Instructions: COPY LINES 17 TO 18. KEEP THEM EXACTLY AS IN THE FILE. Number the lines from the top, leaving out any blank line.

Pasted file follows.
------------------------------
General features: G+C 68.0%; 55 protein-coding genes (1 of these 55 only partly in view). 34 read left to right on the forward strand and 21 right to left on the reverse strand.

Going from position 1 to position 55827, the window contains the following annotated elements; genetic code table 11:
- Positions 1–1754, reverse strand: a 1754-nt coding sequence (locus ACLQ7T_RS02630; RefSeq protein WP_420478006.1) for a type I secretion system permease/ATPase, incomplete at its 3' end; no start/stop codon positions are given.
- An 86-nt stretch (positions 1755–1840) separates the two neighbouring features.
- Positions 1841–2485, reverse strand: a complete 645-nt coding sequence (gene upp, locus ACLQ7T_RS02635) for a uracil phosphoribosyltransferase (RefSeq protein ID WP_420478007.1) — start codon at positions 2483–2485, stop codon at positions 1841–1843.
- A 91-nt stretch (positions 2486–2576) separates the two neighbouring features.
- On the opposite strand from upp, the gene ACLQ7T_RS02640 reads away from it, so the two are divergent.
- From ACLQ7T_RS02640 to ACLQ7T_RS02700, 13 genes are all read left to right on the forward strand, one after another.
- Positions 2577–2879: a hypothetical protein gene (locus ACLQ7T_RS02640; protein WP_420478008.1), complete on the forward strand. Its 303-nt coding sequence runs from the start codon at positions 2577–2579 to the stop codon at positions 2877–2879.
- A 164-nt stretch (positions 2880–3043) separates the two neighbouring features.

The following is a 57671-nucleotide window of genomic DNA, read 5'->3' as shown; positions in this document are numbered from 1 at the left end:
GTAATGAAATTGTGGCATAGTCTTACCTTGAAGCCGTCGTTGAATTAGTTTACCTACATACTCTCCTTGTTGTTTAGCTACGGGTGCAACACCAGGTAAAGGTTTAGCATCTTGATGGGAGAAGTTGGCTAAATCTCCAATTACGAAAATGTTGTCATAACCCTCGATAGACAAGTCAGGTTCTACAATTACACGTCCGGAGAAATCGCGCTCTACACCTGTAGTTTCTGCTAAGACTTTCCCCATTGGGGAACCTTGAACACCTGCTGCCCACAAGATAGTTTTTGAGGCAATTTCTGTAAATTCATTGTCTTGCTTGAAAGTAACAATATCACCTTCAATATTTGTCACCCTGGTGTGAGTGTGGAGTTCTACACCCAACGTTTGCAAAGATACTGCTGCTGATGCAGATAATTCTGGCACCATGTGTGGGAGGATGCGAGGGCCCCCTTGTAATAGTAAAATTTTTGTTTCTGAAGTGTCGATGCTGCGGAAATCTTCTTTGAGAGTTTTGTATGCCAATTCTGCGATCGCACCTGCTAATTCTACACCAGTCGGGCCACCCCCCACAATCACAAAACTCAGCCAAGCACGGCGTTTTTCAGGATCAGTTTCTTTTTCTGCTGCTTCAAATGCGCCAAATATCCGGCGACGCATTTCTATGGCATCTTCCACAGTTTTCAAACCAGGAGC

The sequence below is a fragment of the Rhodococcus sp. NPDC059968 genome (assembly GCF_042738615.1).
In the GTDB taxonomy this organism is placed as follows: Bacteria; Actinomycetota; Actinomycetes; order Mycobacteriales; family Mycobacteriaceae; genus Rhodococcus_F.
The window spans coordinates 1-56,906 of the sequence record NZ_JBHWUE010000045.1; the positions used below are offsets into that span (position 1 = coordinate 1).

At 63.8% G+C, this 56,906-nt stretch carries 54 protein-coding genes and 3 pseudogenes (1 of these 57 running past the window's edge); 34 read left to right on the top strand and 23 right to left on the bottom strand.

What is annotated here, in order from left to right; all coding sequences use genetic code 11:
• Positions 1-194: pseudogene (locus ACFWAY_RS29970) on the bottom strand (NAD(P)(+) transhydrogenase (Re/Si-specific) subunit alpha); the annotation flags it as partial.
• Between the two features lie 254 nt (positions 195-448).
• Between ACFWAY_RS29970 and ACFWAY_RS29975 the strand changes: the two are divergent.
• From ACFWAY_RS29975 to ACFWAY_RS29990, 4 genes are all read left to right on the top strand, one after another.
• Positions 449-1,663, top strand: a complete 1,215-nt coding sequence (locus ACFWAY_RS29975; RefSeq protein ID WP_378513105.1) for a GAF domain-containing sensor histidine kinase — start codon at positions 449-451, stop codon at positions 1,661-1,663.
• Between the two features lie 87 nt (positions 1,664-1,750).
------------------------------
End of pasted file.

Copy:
What is annotated here, in order from left to right; all coding sequences use genetic code 11:
• Positions 1-194: pseudogene (locus ACFWAY_RS29970) on the bottom strand (NAD(P)(+) transhydrogenase (Re/Si-specific) subunit alpha); the annotation flags it as partial.